"We're coming from a situation where coffee had a very negative health image," says Rob van Dam, of the Harvard School of Public Health, who has conducted studies on coffee consumption and diabetes.
All the same, he adds: "It's not like we're promoting coffee as the new health food and asking people who don't like coffee to drink it for their health."
Dr. van Dam participated in a "controversy session" on coffee at the Experimental Biology 2007 meeting under way in Washington DC. Also involved was Lenore Arab, of the David Geffen School of Medicine at UCLA, presenting results of a review of nearly 400 studies investigating coffee consumption and cancer risk.
There's evidence, Arab notes, the beverage may protect against certain types of colon cancer as well as rectal and liver cancer, possibly by reducing the amount of cholesterol, bile acid and natural sterol secretion in the colon, speeding up the passage of stool through the colon (and thus reducing exposure of the lining of the intestine to potential carcinogens in food), and by other mechanisms.
However, Arab did find evidence that coffee may increase the risk of leukemia and stomach cancer, with the case for leukemia being strongest.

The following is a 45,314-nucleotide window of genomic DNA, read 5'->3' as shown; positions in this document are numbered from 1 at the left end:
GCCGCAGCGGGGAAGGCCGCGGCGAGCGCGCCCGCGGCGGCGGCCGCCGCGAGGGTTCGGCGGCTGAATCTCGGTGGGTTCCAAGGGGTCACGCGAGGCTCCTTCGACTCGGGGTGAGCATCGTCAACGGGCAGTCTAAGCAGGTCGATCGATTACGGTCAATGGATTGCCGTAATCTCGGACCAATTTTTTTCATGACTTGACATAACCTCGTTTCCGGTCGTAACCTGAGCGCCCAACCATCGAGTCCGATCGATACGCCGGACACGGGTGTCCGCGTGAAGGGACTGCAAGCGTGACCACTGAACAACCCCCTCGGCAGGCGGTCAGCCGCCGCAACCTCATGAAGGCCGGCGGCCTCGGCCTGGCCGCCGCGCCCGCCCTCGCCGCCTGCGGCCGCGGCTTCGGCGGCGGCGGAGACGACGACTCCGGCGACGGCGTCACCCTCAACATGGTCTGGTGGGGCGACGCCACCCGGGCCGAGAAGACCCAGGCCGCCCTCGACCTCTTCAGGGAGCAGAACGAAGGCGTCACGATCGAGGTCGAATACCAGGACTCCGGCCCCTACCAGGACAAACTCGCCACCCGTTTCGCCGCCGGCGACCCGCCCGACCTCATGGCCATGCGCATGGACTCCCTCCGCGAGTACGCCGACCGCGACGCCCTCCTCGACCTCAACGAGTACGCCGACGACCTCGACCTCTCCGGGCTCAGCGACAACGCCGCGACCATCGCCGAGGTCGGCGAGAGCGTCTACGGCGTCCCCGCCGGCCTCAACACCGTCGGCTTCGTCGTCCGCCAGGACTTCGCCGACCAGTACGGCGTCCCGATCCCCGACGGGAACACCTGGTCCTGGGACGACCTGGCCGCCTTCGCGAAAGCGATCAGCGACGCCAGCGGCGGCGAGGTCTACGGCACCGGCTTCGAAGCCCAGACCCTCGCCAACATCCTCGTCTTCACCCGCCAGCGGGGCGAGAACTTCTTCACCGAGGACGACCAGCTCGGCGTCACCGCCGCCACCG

The findings suggest people who may be vulnerable to these risks -- for example, pregnant women and children -- should limit coffee consumption, says van Dam.
He and colleagues are conducting a clinical trial to get a clearer picture of the diabetes-preventing effects of coffee, which were first reported in 2002. Since then, he notes, there have been more than 20 studies on the topic.
Van Dam and his team are also looking for which of the "hundreds to thousands" of components of coffee might be responsible for these effects. It's probably not caffeine, he says, given that decaf and caffeinated coffee have similar effects on reducing diabetes risk.
His top candidate, he says, is chlorogenic acid, an antioxidant that slows the absorption of glucose in the intestines.
From the May 9, 2007, Prepared Foods e-Flash